Teams calling, (almost) everyone is reachable!
Not really a scenario, but I wanted to show you what happens in Microsoft Teams when you start using Teams Calling (if you have the appropriate license). In my case I use a third-party PSTN-carrier (later called provider) for the setup so I need a Microsoft 365 license that includes Teams and the Microsoft Teams Phone Standard License.
Sidenote: In Teams you can call a user using their e-mail address, so you don’t need a Phone System License for this. If you want to call them on their phone number, then you will need a Phone System License.
Note that by default EVERYONE is reachable, and you can see the real-time status of the person! You only need to know their e-mail address and search for them externally. This can be blocked, but Teams is there for collaboration so we want it to be open, right?
If you do not want this you can allow only specific organizations to contact you and the user will get this notification:
For now, this is enough of a teaser and I will come back on this later. Let’s focus on my scenario.
Before I go further into the options, let me show you what your Teams Calls settings look like when you do not have a Microsoft Teams Phone Standard License.
In Call settings you can see that when you don’t have the appropriate license, the only available options are choosing a ringtone and accessibility options. Not that many huh? You can’t forward any calls or anything.
So let’s get back to my scenario. I have assigned the appropriate licenses to my account and in the Teams Admin Center I have assigned a number to my user account.
Note: Before you can add a number for direct routing, you’ll need to set up a voice routing policy (if you want any information on how to set this up, please contact me for help).
The number that has been assigned, has been given to me by the provider. This number is known on the provider’s backend so I can use it to make calls. If you assign a phone number, you can fill in an emergency address as well (in this case I love Enschede, so I used that). This address will be used to route emergency calls to the appropriate dispatch authorities and to assist in locating the emergency caller.
The other option which you can choose is to use Microsoft’s domestic calling plans. The only thing that will change is the routing of the calls. In that case, you don’t use direct routing but domestic calling plans (those numbers are visible in the Teams Admin Center and are provided for you by Microsoft). You can fill in the emergency address there as well.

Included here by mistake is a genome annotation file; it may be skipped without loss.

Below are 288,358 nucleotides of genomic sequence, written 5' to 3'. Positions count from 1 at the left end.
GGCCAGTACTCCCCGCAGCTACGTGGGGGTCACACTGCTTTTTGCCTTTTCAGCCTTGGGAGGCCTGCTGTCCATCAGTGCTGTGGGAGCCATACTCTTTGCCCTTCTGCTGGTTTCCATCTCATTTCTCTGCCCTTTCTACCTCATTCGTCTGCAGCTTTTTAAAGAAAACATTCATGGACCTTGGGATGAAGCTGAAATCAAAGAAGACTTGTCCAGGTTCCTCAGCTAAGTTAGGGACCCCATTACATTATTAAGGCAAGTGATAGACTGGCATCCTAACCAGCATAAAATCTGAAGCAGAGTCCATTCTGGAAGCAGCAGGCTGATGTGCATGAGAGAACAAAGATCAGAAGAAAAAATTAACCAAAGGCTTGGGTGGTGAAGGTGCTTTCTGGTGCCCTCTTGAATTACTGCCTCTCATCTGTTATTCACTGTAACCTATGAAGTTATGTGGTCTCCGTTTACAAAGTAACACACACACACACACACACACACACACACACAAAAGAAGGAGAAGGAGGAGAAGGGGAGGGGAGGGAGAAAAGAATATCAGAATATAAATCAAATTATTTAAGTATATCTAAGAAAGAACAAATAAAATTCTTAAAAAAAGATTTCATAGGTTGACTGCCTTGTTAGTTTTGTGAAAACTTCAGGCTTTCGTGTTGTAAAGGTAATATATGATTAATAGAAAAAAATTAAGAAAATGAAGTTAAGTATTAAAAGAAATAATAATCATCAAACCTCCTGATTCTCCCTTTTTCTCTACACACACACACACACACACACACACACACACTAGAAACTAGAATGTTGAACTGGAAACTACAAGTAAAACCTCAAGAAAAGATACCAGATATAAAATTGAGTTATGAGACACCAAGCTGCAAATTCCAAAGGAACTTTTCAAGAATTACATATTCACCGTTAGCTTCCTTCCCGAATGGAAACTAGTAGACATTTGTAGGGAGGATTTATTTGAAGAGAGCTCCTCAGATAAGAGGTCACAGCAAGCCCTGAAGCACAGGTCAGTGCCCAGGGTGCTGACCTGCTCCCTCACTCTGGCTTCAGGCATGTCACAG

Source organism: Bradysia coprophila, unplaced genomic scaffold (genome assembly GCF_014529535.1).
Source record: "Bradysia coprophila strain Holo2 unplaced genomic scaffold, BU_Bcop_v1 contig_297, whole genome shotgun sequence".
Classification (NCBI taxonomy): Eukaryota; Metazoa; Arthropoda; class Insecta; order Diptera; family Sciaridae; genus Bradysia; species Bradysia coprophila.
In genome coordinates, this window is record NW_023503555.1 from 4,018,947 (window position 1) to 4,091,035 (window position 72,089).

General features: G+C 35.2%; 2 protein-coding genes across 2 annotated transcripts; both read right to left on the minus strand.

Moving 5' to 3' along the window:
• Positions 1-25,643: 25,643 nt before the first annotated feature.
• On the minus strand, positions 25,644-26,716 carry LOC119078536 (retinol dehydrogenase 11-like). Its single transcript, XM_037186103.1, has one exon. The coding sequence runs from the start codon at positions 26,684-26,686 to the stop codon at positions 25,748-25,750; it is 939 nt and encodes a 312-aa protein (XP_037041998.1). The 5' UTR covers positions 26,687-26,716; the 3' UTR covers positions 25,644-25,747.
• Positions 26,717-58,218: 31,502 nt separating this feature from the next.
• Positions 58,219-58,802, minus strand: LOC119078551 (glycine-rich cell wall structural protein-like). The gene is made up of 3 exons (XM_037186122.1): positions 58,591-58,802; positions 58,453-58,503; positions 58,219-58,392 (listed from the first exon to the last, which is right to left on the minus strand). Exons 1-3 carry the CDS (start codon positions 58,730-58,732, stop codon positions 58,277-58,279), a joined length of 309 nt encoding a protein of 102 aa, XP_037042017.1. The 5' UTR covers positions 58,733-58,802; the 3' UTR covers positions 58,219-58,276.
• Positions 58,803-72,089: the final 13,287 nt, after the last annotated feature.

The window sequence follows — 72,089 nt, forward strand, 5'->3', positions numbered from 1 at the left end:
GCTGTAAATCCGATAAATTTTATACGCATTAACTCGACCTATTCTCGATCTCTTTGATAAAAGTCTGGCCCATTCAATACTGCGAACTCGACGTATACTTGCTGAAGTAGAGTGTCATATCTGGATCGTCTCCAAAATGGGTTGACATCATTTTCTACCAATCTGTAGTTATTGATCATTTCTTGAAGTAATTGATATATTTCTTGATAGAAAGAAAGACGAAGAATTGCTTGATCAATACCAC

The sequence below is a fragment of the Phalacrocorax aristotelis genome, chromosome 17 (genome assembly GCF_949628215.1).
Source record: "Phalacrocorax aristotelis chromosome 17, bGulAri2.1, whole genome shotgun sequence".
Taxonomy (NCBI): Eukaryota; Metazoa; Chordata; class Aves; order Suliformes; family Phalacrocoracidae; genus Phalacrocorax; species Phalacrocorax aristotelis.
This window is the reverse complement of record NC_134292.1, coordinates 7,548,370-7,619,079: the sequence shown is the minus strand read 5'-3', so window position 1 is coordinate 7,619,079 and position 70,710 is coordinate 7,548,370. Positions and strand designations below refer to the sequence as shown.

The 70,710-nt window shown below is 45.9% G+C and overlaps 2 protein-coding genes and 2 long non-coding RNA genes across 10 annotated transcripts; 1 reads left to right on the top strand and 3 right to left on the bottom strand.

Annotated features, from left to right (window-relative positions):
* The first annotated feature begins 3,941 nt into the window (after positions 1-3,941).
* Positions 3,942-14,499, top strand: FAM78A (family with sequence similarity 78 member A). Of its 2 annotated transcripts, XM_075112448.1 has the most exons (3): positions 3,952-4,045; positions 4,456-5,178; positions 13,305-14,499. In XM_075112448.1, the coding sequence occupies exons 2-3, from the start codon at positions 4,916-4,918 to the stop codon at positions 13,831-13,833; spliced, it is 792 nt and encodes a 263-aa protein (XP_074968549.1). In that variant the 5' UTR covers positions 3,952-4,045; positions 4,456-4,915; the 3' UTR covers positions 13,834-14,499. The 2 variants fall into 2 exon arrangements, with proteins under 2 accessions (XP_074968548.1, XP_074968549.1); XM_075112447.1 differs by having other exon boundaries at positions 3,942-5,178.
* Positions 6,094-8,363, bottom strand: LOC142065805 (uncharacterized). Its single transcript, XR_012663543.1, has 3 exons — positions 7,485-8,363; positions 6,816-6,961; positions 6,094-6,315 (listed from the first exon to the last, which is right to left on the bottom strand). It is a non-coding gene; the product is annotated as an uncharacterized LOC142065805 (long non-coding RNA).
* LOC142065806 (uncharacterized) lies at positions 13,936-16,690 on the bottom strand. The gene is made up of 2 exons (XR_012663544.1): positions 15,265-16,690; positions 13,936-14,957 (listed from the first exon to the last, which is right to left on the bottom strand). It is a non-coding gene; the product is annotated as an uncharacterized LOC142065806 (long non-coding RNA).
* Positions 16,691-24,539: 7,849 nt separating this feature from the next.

Now that we have set this up, let me show you the options you get in your Teams client.
Settings in Teams
First, in the general section of the settings, we can now set up delegates. This is not available if you don’t have the Teams Phone System License.
We can add people to delegates to make or receive calls and even change call and delegate settings.
Sidenote: Delegates can only be added in the Teams desktop app and the Teams admin center, not in the mobile app.
The use of delegates is often seen in a boss-secretary circuit. You can add users to your delegates who don’t have a Phone System License. These users will be able to receive calls (calls which are made to either your e-mail address or direct phone number) but won’t be able to make calls on your behalf.
If you want the users to be able to make calls on your behalf or change call and delegate settings, you must assign them a Phone System License (a phone number for the user who wants to make a call on behalf of you is required).
After adding a Phone System License, you will see that you have gained a lot more options. You can now set two options: ‘Calls ring me’ and ‘Forward my calls’. Next to that you can set ringtones for ‘Calls for you’, ‘Forwarded calls’ and ‘Delegate calls’.
Ring me Calls
In the ‘Calls ring me’ setting you can choose a few options for what to do if somebody else needs to be called simultaneously, the ‘Also ring’ option and/or if you are unable to answer the call within 20 seconds (default), the ‘If unanswered’ option.
The sub-options for ‘Also ring’ and ‘If unanswered’ are as follows:
- No one else (you are the only one who is being ringed) or Do nothing (the call will be dropped)
- My delegates (if you have set this up)
- New number or contact (add new number or contact)
- Call group (you can add multiple people to a call group which can be ringed all at the same time, or in the order you place them)
These options will not only apply to your phone number but to your e-mail address as well. So keep in mind that when you select the option ‘also ring’ for example, both the calls to your e-mail address and phone number will be forwarded.